Before you get mad at me, look at the results of this survey about how they say they want to live out their years.
The baby boomer generation is huge, roughly 78 million Americans born between the years of 1946 and 1964. The oldest are just turning 70 and the youngest are just 52 (and usually denying that they are even baby boomers.) It’s a big spread. But one thing they all have in common is that they are getting older, and that their lives are changing.
It’s an issue that we have covered before, quoting Jane Gould’s book “Aging in Suburbia,” which I described as “a fascinating and troubling book that covers so many of the issues we will be facing down the cul-de-sac.” She notes that boomers “have not considered, at a personal level, what they will do when their homes are too large, their incomes shrink, and their mobility needs are in flux.”
That’s why a new study looking at the housing preferences of the baby boomer generation from the NAHB, the National Association of Home Builders, is so scary. Because when they were surveyed, it appears that what boomers want are big suburban houses on winding culs-de-sac. It proves that Gould was dead on, that the boomers are simply not considering what’s down that long and winding road.
It’s bizarre. 78 percent actively prefer a cul-de-sac to a connected street. They want double car garages. They want 2,000 square feet on one level. They want three bedrooms. And they really, really don’t like the city.
Only 7 percent of boomers prefer a central city location. About two-thirds prefer a home in the suburbs (close or outlying) and just over a quarter prefer a rural area. Only 8 percent thought being near public transit was essential. Because of course, they’re going to be driving forever.
Yet the main reason they might consider a move is the worry about “changes in health or increased physical limitations. And “the leading two reasons that would motivate boomers to take on a potential move are finding greater peace of mind and a fuller life.”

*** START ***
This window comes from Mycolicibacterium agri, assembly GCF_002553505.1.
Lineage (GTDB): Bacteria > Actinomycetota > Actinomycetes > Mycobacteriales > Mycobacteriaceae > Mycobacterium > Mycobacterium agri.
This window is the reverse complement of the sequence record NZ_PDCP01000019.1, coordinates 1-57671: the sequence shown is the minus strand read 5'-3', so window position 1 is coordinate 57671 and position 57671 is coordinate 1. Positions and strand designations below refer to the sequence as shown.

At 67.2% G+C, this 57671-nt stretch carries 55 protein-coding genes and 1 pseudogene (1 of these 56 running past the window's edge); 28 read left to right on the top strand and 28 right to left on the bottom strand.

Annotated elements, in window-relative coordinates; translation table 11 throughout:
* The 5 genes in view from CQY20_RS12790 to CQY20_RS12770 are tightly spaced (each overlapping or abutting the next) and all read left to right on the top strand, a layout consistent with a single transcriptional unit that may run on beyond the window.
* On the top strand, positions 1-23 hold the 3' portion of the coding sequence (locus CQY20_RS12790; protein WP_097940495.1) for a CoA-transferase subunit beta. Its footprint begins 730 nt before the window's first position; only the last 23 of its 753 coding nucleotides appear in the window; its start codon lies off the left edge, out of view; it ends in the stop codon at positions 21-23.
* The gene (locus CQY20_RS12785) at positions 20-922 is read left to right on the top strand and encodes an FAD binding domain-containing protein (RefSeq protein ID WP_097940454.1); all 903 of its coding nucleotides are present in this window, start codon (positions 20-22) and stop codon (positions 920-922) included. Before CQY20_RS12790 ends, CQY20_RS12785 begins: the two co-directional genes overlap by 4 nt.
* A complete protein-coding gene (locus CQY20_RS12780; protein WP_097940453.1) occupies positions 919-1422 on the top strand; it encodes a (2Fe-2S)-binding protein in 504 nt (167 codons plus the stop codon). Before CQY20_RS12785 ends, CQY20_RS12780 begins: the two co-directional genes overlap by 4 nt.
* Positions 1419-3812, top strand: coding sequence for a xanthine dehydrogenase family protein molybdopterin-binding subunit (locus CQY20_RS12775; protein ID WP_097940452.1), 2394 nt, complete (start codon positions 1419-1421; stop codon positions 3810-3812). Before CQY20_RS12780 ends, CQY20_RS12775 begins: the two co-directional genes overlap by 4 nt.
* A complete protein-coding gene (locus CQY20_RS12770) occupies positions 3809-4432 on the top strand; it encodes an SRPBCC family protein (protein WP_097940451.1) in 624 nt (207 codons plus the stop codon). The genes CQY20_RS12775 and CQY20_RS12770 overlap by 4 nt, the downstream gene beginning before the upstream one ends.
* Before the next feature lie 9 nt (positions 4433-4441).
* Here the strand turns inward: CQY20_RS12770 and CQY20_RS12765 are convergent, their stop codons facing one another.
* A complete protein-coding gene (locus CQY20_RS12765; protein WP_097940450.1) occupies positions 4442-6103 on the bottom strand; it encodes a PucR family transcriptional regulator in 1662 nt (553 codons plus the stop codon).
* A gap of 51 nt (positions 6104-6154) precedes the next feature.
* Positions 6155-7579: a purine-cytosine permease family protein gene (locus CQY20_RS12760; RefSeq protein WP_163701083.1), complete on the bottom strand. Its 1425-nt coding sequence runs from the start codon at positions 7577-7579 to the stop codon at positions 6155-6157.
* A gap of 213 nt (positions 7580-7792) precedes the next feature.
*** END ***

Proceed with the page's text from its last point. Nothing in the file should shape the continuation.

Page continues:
Not high on any boomer’s list is the environment. Only 13 percent are willing to pay more out of concern for it. However they will pay more if they’ll get lower utility bills, up to $10,000 to save $1,000 per year, which is pretty hard to do.
It gets crazier. The second most important thing they want after a cul-de-sac location is to be near retail space. There’s no understanding that the pattern of development that they favor makes it just about impossible to have retail space that is close enough to be walkable. Perhaps they mean a short drive, but what happens when they have to hang up the keys?
Interestingly, the least desired feature for the “get off my lawn” crowd is a daycare center. Sure, they don’t need it, but daycare is also a sign of a mixed, healthy community. They also don’t want to be near high-density housing. In summary, they really want “a typically suburban neighbourhood with single family detached homes close to area and retail space.” Which, according to almost every expert, is just about the worst setup you can come up with for an aging population.
The contradictions abound. Americans want a fuller life, but they don’t want to live where the amenities, the libraries and theaters and bookstores and where the other people are, which is in the city. They are worried about their health but don’t want to be where the hospitals and the doctors and the specialists are. They want peace of mind, but they still want 2,000 square feet of house in the middle of a lawn that has to be mowed, on a cul-de-sac where they can’t get transit. Basically they want what they have now, but on one floor.
Perhaps this should be taken with a grain of salt. Henry Ford purportedly said “If I had asked people what they wanted, they would have said faster horses.” Mick Jagger famously noted that “You can’t always get what you want,” but there’s such a disconnect here between what people say they want, and what they ultimately need.
I noted in an earlier post how I watched my mother-in-law age in a house on a suburban cul-de-sac. It was a terrible experience, with her unable to get out without my wife driving out to help her. She had little money, yet she had to pay for people to mow her lawn and shovel her snow and even take out her garbage. If we wanted to hire someone to help we had to pay huge cab fares just to get them there. This is no way to live. Yet if boomers follow their desires as stated in this survey, that is pretty much how it will end up for many of them.
The next few years are going to see a vast transformation as such a huge number of boomers retire. Let’s try and get it right.